I just bought an old Mamiya 500tl and from what I can tell it works okay. I've taken few shots but when I open the back I cannot see anything on the film. Should I be able to see see the negative? Is there an issue with the camera? It'll be pretty funny if I took the film to get the pictures and there were none. Can I test it somehow?

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    I like how, besides being a little funny, this question also has a bit of a philosophical flavour to it. – Saaru Lindestøkke Dec 10 '13 at 23:29

You won't be able to tell by looking at the film. When the film is exposed, the changes in the crystals in the film's emulsion are invisible, and the exposed film is said to contain a latent image. This image is made visible by developing the film into negatives from which you can make prints (or for slide film, into slides). After this, a fixer is used to stop the film from being further sensitive to light, making the image permanent (or as close to permanent as reality allows)

Unfortunately, this fixer stage hasn't happened to your film, so when you opened the camera to check, you almost certainly exposed the film directly to light, which would cause it to become entirely exposed (wiping out any latent images). I hope none of your test shots were important.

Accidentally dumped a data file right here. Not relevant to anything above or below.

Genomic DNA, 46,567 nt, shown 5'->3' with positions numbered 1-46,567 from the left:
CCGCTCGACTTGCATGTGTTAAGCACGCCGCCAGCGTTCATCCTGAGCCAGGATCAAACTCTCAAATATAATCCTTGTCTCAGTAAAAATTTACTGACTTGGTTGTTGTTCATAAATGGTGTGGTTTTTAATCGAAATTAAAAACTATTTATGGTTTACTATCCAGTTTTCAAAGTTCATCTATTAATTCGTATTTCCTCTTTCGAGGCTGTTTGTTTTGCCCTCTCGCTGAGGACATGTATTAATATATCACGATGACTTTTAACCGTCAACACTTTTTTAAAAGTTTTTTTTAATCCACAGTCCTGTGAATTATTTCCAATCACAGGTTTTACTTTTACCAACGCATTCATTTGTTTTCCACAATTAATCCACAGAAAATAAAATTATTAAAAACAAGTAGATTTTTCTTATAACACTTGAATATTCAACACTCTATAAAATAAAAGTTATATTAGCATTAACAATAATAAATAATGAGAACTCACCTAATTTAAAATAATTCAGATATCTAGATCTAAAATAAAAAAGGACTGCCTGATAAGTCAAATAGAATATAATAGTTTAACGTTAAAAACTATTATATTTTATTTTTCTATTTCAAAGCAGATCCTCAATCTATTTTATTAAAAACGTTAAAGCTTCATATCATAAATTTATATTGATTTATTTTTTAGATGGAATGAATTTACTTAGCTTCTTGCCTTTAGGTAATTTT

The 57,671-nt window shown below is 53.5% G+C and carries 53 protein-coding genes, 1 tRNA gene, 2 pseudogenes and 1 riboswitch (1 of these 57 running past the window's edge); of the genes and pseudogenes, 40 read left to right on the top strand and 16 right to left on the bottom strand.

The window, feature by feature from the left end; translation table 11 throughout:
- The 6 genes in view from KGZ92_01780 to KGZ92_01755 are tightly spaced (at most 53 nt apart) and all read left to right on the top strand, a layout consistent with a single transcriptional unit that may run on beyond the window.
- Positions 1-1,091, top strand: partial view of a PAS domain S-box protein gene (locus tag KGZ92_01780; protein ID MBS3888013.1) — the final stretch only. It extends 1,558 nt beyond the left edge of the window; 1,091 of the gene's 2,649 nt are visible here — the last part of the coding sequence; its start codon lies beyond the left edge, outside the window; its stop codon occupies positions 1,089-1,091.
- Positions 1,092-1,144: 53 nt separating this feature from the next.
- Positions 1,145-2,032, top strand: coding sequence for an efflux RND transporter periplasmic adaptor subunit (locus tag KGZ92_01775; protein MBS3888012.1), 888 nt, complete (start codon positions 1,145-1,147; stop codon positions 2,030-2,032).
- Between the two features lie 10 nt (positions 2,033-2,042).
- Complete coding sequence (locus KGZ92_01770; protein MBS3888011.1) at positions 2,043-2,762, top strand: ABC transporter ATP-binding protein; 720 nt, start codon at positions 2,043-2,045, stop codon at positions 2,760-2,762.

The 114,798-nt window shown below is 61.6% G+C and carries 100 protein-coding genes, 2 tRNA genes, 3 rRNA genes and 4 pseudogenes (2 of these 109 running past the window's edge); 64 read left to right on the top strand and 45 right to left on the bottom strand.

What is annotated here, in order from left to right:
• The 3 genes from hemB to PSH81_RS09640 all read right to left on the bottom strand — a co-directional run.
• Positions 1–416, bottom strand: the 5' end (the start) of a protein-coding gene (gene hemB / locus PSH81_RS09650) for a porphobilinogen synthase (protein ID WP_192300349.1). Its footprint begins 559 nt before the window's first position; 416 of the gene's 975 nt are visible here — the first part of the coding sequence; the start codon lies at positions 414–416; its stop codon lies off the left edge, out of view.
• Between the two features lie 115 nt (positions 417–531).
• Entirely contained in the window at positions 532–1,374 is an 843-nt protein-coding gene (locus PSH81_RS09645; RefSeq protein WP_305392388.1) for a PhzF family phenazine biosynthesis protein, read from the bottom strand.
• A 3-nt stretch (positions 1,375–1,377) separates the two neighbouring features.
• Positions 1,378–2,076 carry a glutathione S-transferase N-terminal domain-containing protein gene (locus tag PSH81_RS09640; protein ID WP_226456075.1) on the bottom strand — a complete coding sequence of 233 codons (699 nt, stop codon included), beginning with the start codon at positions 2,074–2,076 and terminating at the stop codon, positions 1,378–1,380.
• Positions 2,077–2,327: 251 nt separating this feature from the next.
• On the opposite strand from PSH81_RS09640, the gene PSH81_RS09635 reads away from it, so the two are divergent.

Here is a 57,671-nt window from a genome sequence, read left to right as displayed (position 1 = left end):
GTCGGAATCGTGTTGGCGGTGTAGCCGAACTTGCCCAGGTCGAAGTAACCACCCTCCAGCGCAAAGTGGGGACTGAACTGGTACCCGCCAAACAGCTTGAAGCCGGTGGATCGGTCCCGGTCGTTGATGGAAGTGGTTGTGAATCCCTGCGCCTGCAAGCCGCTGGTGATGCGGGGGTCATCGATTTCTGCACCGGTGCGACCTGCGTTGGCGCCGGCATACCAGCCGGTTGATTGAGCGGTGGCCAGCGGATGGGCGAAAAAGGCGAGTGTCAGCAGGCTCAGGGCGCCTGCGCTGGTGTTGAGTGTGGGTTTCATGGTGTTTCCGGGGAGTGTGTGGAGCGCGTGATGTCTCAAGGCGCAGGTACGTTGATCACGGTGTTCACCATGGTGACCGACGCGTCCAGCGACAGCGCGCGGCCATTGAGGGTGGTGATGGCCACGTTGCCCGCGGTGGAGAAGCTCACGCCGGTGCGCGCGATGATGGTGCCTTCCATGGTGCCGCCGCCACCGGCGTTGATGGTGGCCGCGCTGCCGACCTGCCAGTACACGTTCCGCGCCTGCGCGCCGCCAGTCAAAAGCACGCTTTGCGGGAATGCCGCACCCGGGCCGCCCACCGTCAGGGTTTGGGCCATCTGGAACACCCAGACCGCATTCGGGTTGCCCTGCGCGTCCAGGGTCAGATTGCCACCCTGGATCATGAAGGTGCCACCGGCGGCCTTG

You can do a very basic test by leaving the back of the camera open with no film installed and watching what happens when you press the shutter. I'm not sure how this particular camera works, but you'll probably have to cock the shutter and then will be able to release even with no film. Go through the shutter speeds from 1 second on down, and watch what happens. You should actually be able to see the shutter open. If this is all working okay, and if the film is properly advancing, there's no reason to think that it isn't capturing images.

Most photo development places will only charge you a token amount for blank frames, so it might just be easiest to shoot a test roll (without peeking!).

I know it's a little hard to adjust to this after being used to the instant feedback of digital, but the delayed gratification can also be part of the enjoyment.


When you open the back of the camera in an environment with any light present you expose the film to additional light and the film becomes totally exposed. At that point you have a solid black negative that will produce a solid white print. Only after film has been developed and chemically "fixed" in the dark can it be observed without the light used to observe the film not creating additional exposure!


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